MILWAUKEE — Memorial Day Weekend marks the unofficial start of summer, and officers with the Milwaukee Harbor Patrol are ready. They say now that boating season is in full swing, they want to remind people that drinking while behind the wheel of a boat, is the same as drinking and driving.
“It’s a calling to be out here. Those of us that are out here absolutely love what we do,” Milwaukee Police Officer Nicole Gengler said while patrolling the Milwaukee harbor Saturday, May 26th.
Since mid-April, the Harbor Patrol has been covering the Milwaukee waterways from north to south and 40 miles into Lake Michigan.
“Our mission is to enforce the safety of the boaters on the water, enforce state and local regulations and just make sure people are having a safe, fun good time out here,” Officer Jim Swiercz said.
Their job is to make sure people are safe while they are enjoying the water in Milwaukee.
“We’d like boaters to pay attention. When they’re coming across other boaters, slow down, and not to speed too close to one another. Stay away from the swimming areas and make sure they’re paying attention to all the speed limits in the river and all the marinas,” Swiercz added.
Like any police officer, they are enforcing the laws of the water every day.
“Mostly, we see a lot of speeding on the river and an occasional drunk boater. The limit for drunk boating is the same as it is in a vehicle, .08. They’ll be processed just like if they were driving a vehicle drunk,” Swiercz said.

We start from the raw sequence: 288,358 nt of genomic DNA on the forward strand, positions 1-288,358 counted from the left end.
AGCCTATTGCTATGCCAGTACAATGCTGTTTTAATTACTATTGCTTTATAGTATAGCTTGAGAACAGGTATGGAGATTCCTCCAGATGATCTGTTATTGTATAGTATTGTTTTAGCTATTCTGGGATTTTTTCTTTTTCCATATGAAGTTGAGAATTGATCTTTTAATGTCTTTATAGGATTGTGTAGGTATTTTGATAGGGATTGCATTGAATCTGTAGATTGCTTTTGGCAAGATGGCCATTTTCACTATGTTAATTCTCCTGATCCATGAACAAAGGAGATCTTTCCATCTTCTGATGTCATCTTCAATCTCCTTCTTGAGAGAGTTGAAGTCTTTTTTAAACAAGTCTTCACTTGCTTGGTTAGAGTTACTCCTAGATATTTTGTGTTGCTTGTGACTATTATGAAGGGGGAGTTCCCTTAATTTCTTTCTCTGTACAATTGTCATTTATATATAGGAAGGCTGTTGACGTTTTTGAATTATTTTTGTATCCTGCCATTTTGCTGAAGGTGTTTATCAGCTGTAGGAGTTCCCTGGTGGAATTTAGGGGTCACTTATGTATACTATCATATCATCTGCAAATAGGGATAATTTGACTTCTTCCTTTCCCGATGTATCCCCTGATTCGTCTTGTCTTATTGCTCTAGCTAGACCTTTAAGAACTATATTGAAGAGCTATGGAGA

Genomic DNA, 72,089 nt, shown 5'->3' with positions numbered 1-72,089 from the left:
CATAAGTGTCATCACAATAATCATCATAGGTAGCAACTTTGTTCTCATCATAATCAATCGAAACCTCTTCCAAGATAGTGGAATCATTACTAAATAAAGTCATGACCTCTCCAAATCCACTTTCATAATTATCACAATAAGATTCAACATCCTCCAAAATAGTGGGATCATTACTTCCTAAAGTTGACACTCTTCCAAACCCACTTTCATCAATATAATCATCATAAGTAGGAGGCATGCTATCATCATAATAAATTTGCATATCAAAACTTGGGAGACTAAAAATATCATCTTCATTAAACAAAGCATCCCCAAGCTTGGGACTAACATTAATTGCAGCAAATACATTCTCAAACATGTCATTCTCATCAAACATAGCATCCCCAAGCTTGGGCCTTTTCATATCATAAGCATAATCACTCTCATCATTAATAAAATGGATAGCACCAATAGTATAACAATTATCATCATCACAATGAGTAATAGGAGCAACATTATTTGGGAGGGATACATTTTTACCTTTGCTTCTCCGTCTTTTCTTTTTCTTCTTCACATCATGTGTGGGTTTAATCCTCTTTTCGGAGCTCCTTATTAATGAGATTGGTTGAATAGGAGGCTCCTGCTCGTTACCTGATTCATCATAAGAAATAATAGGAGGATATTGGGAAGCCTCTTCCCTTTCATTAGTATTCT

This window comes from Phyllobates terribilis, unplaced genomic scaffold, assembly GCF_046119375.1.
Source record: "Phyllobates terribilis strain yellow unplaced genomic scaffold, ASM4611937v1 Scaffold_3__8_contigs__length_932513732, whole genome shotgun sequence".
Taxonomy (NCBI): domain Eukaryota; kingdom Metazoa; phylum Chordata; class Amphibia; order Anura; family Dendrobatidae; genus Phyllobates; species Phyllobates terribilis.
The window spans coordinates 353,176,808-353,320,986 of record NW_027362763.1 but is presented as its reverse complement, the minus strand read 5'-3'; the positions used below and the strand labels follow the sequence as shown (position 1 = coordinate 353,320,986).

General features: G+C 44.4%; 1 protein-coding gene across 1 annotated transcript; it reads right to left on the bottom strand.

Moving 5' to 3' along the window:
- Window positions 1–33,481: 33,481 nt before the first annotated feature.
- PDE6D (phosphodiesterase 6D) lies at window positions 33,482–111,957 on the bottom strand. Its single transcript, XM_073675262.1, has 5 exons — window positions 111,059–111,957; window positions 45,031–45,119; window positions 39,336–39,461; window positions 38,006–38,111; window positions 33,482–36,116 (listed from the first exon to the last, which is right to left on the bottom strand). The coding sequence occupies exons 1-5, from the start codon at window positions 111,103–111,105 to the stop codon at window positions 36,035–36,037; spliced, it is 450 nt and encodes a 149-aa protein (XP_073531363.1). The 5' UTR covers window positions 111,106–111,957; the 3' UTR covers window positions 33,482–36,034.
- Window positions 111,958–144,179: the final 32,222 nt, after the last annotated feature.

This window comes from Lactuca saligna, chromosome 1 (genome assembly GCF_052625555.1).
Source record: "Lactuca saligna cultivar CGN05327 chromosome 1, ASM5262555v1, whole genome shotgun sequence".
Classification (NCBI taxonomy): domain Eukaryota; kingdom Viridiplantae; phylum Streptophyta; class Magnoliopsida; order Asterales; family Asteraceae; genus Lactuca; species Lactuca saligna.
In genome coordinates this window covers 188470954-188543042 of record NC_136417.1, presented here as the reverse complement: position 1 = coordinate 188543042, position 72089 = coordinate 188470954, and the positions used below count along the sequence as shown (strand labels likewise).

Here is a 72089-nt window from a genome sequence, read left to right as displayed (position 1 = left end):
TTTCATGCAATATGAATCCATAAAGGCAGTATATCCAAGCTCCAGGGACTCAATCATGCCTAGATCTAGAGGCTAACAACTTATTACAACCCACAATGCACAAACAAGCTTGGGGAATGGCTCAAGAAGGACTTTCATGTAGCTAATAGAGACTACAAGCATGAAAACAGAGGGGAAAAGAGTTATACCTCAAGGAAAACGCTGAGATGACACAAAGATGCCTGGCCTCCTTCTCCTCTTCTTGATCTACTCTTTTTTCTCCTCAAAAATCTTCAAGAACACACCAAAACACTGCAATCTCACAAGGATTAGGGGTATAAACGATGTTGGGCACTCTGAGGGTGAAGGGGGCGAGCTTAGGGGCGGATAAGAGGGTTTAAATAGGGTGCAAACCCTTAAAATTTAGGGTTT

Other violations the officers look for are expired or missing registrations. On FOX6 News’ trip with the patrol, they stopped a small zodiac boat without a visible registration.
“The reason we’re stopping to talk to you today is you don’t have your registration displayed on your boat,” Gengler said to a gentlemen operating a small boat in the Milwaukee River by the Sail Loft restaurant. The man showed that he has the registration, but Gengler got his boat card and identification anyway and her partner ran a check.
“Once we do stop a boat, we perform a vessel safety check. We’re insuring that everybody has the right size life jacket on, batteries are covered,” Swiercz said.
That’s what Gengler did as she also checked to see if there was a working fire extinguisher on board.
The man was let go with a warning.
“Even on the bad days, it’s a nice challenge and we all like being out here,” Gengler said.